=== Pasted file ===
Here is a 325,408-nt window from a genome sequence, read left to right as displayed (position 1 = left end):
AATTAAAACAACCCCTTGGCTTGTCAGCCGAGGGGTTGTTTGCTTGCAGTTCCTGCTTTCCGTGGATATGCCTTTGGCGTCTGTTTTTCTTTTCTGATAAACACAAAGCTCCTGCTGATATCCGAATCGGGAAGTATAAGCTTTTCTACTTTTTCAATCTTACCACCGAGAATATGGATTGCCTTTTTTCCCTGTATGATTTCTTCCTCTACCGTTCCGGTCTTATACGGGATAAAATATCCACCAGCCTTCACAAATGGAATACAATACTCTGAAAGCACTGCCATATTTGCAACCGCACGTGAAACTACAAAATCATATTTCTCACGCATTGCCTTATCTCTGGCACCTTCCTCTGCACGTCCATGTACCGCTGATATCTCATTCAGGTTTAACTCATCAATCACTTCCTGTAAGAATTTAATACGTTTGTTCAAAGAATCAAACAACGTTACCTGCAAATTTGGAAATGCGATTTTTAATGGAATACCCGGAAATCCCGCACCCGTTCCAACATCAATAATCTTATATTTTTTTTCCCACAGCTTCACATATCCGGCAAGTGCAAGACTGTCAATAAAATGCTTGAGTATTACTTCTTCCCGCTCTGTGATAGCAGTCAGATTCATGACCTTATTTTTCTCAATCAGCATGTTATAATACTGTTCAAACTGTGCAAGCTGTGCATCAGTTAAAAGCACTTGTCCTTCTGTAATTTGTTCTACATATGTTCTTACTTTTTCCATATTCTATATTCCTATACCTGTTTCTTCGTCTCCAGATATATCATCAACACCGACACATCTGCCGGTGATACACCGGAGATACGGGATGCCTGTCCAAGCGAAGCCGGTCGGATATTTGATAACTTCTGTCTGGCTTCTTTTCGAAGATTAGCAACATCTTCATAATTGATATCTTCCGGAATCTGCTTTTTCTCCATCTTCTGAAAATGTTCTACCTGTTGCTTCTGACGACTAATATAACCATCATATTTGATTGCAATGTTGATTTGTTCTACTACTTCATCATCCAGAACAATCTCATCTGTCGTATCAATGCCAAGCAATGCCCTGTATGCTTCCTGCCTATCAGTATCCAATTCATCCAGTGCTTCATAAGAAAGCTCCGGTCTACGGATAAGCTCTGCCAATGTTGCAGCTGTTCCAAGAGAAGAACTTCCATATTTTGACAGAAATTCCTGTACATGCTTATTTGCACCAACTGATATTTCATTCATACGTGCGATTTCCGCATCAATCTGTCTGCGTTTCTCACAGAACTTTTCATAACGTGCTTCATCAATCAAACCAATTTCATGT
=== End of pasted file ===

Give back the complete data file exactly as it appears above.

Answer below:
Here is a 325,408-nt window from a genome sequence, read left to right as displayed (position 1 = left end):
AATTAAAACAACCCCTTGGCTTGTCAGCCGAGGGGTTGTTTGCTTGCAGTTCCTGCTTTCCGTGGATATGCCTTTGGCGTCTGTTTTTCTTTTCTGATAAACACAAAGCTCCTGCTGATATCCGAATCGGGAAGTATAAGCTTTTCTACTTTTTCAATCTTACCACCGAGAATATGGATTGCCTTTTTTCCCTGTATGATTTCTTCCTCTACCGTTCCGGTCTTATACGGGATAAAATATCCACCAGCCTTCACAAATGGAATACAATACTCTGAAAGCACTGCCATATTTGCAACCGCACGTGAAACTACAAAATCATATTTCTCACGCATTGCCTTATCTCTGGCACCTTCCTCTGCACGTCCATGTACCGCTGATATCTCATTCAGGTTTAACTCATCAATCACTTCCTGTAAGAATTTAATACGTTTGTTCAAAGAATCAAACAACGTTACCTGCAAATTTGGAAATGCGATTTTTAATGGAATACCCGGAAATCCCGCACCCGTTCCAACATCAATAATCTTATATTTTTTTTCCCACAGCTTCACATATCCGGCAAGTGCAAGACTGTCAATAAAATGCTTGAGTATTACTTCTTCCCGCTCTGTGATAGCAGTCAGATTCATGACCTTATTTTTCTCAATCAGCATGTTATAATACTGTTCAAACTGTGCAAGCTGTGCATCAGTTAAAAGCACTTGTCCTTCTGTAATTTGTTCTACATATGTTCTTACTTTTTCCATATTCTATATTCCTATACCTGTTTCTTCGTCTCCAGATATATCATCAACACCGACACATCTGCCGGTGATACACCGGAGATACGGGATGCCTGTCCAAGCGAAGCCGGTCGGATATTTGATAACTTCTGTCTGGCTTCTTTTCGAAGATTAGCAACATCTTCATAATTGATATCTTCCGGAATCTGCTTTTTCTCCATCTTCTGAAAATGTTCTACCTGTTGCTTCTGACGACTAATATAACCATCATATTTGATTGCAATGTTGATTTGTTCTACTACTTCATCATCCAGAACAATCTCATCTGTCGTATCAATGCCAAGCAATGCCCTGTATGCTTCCTGCCTATCAGTATCCAATTCATCCAGTGCTTCATAAGAAAGCTCCGGTCTACGGATAAGCTCTGCCAATGTTGCAGCTGTTCCAAGAGAAGAACTTCCATATTTTGACAGAAATTCCTGTACATGCTTATTTGCACCAACTGATATTTCATTCATACGTGCGATTTCCGCATCAATCTGTCTGCGTTTCTCACAGAACTTTTCATAACGTGCTTCATCAATCAAACCAATTTCATGT